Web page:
Good English milk gone sour, that’s what Americans are.

Massive figures in kilts and vests whose muscles stood out like bumps in the mattresses of remote Highland inns were tossing the caber and throwing the hammer.

In the fashionably unemotional voice of a barrister reading a love-letter in a breach of promise suit Kilwhillie read.


Seventeen hikers and twelve hikeresses were expected to join the party.

You’re not going to marry my kilt. You’re going to marry what’s inside the kilt.


*James Rottger, @JamesRottger on Twitter. Behold the dishiness:



I didn’t used to like audiobooks at all. But in the past couple of years, I have gotten really hooked on them. I have two children and I teach them and I cook a lot of food and am just constantly very busy, and audiobooks have been a wonderful way to get my reading fix and also be productive in other ways. It helps motivate me through hated tasks (like washing the millions of dishes I generate).

Audiobooks are a totally legitimate form of reading, and don’t let anyone tell you otherwise. For the blind or visually impaired, for example, you either have to know Braille or be read to. Braille books are a big and expensive investment, whereas audiobooks are readily available from libraries for free.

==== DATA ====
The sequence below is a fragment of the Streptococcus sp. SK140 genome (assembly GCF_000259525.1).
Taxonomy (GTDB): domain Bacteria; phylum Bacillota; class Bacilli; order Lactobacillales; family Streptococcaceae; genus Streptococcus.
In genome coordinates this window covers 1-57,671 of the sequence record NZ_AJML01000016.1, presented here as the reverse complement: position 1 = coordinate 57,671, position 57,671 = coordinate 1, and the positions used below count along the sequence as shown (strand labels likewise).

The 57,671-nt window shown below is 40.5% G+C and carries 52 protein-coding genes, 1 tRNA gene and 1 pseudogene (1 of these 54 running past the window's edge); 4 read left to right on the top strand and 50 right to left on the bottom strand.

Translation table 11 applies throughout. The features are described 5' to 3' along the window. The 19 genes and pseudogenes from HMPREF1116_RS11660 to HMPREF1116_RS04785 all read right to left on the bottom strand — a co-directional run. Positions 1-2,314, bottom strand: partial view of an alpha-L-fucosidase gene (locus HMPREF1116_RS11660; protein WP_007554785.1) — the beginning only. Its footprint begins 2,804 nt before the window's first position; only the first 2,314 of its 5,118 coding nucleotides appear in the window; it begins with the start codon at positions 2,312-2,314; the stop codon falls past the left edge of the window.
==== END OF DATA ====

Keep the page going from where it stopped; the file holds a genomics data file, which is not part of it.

If audio is an option, I will always pick audio these days over a physical book. It is so freeing. If I’m taking a long car trip, I’ll pick out books on CD from the library; generally speaking, though, I prefer a digital download over CD, because CDs are only convenient in my car and not so much in the house. Ask your library if they have electronic checkouts via Overdrive or a similar format. Mine uses Overdrive. It’s easy to download the app and add books to it. It saves your place, too, even if you have to return a book unfinished and re-check it out. My mom, on the other hand, prefers CDs because she spends so much time in her car for work, and the digital downloads aren’t convenient for her.

Audible can get pricey, although I have ten books from them. (For some reason I got multiple free downloads. I don’t know how that happened, but who’s complaining? And I also got in on some good deals for the others.) I do really like the Audible app, though. It is excellent, and if you have any Audible books at all, I highly recommend the app.